Patreon is a crowdfunding platform that allows viewers to directly support creative content makers.

If you would like to support me a little in my YouTube reviews and writing work, I would be immensely grateful. It’s entirely up to you, you can pledge whatever amount you wish, and there are a few fun benefits up for grabs, including exclusive reviews, a newsletter, producer credits and even requests.

So, if you would like, please support me on Patreon!

A Clockwork Orange (film review)

Here is my review of Stanley Kubrick’s A Clockwork Orange – written in Nadsat, no less!

I’m very proud of how this project turned out, and I hope you enjoy it.

Follow this link to my review.

American Ultra review

american_ultra_ver6

American Ultra is an offbeat action comedy with surprising heart.

Absent-minded stoner Mike (Jesse Eisenberg) discovers that he’s actually an elite CIA sleeper agent, and has been targeted for termination.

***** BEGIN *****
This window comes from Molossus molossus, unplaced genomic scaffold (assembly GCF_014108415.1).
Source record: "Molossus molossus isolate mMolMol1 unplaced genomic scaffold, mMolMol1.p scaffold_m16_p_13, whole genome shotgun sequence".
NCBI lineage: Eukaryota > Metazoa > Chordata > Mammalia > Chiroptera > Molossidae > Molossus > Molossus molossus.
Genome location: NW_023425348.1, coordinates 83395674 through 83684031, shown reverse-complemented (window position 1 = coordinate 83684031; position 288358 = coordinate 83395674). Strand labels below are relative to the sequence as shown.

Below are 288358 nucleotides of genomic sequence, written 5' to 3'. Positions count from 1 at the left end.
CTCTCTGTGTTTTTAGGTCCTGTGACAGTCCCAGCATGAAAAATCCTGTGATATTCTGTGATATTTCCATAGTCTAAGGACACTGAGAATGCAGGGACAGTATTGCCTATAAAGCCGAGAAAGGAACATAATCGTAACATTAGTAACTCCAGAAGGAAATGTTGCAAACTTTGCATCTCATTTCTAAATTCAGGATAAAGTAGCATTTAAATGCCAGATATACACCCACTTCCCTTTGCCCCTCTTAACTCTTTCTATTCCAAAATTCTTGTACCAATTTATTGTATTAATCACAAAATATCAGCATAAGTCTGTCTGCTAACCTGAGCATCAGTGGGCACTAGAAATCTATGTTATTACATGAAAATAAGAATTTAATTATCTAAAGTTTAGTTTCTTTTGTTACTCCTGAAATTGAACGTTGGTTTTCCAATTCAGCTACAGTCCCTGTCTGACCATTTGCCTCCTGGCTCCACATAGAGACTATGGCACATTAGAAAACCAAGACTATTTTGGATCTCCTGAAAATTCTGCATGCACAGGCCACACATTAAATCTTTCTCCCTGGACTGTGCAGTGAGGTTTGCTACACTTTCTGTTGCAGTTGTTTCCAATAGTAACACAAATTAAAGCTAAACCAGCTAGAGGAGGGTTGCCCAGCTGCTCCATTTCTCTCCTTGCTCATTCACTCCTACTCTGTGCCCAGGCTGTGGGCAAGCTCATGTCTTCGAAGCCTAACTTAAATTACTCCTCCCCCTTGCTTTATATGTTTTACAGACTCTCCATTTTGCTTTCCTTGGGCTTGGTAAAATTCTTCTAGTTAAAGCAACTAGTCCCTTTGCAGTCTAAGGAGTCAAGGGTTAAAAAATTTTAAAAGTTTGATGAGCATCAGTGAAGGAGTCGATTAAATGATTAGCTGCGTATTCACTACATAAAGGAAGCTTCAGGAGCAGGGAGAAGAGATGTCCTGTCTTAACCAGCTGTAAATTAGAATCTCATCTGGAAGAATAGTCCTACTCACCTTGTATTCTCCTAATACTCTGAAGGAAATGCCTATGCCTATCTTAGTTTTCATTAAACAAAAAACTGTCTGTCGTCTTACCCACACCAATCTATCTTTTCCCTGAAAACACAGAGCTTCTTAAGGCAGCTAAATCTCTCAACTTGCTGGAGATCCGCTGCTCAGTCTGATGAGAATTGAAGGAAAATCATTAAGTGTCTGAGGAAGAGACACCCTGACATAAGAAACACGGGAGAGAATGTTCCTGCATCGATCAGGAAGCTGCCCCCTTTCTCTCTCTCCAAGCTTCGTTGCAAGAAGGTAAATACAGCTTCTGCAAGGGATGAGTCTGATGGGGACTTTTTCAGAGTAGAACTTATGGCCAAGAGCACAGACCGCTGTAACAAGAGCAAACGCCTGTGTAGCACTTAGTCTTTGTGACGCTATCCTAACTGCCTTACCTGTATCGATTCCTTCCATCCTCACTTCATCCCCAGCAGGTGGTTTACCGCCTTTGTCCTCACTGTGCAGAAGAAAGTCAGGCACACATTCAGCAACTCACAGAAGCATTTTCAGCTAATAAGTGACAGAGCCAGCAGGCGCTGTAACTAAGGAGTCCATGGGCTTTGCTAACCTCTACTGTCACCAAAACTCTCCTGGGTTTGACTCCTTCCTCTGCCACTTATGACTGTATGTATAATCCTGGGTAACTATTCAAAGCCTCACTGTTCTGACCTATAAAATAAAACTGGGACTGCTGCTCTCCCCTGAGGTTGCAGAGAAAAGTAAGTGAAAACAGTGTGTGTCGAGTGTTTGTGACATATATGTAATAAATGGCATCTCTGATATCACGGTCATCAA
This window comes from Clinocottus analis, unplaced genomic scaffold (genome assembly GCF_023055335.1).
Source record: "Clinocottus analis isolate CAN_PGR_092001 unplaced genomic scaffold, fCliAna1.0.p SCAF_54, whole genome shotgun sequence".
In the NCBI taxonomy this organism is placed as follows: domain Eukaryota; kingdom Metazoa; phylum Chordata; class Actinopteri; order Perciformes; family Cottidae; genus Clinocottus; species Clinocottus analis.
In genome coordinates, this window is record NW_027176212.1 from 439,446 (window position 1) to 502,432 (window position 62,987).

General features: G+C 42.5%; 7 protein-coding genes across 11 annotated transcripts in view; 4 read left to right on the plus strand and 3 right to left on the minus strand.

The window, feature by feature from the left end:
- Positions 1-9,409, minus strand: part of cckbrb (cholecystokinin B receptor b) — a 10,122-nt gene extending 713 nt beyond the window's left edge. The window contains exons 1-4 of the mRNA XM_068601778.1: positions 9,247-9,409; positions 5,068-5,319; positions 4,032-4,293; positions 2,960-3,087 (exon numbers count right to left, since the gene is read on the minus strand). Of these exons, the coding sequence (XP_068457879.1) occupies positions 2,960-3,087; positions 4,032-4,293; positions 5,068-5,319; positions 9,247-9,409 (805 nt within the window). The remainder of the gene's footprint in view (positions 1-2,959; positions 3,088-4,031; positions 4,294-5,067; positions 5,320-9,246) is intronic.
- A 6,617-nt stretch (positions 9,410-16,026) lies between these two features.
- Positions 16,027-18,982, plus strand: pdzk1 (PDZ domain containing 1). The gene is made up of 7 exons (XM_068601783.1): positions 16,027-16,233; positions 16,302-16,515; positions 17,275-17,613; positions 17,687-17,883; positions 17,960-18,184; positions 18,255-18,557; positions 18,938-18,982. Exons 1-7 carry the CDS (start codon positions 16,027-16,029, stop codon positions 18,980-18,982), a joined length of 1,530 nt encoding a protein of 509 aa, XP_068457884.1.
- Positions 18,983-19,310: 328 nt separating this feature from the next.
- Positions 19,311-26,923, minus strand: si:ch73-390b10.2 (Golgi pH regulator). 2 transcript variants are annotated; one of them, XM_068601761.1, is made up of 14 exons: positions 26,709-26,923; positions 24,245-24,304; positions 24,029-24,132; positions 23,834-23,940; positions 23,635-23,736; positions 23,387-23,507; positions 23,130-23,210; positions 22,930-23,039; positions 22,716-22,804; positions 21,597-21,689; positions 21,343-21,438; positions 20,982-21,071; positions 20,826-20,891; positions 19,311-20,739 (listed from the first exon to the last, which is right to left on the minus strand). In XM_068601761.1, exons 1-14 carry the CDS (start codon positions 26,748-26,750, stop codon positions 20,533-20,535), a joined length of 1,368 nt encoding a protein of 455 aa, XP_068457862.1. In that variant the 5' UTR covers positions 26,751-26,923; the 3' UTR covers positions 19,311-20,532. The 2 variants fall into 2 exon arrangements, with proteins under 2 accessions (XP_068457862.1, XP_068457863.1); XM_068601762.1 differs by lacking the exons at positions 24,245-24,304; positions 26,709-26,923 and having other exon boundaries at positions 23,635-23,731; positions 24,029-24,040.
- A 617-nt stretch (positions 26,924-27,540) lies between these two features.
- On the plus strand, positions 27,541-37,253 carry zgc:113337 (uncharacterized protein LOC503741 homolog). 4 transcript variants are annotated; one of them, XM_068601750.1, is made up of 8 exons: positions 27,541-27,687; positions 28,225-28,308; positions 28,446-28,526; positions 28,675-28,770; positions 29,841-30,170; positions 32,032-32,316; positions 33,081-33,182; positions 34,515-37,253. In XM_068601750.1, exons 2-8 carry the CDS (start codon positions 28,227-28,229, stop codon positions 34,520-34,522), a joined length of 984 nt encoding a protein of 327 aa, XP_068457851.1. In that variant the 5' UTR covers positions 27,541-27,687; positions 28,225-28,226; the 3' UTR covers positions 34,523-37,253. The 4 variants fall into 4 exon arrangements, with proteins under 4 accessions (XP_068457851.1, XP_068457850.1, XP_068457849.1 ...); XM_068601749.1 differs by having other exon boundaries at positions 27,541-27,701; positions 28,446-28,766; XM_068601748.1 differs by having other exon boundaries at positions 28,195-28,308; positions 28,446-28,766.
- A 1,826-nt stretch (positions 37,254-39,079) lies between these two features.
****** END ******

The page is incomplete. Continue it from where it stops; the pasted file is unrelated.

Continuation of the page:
American Ultra is funny and viscerally exciting, but what stands out about it is its subtle flair with character dynamics.

Mike is a sensitive, apprehensive guy prone to panic attacks, but unleashes deadly, subconscious combat training when threatened. He gradually develops into a better, more confident person by merging the best parts of both sides of himself.

It’s also gratifying to see a male-led action film that features strong female characters. Connie Britton plays Lassetter, a feisty, no-nonsense agent who goes out of her way to guide and protect Mike. And yes, Mike’s primary motivation is to rescue his girlfriend Phoebe (Kristen Stewart, who has finally shaken off the Twilight franchise), but Phoebe is an authoritative figure who can hold her own in a fight.

Mike and Phoebe have a touching relationship of mutual dependency under fire, with a decent twist about Phoebe’s identity.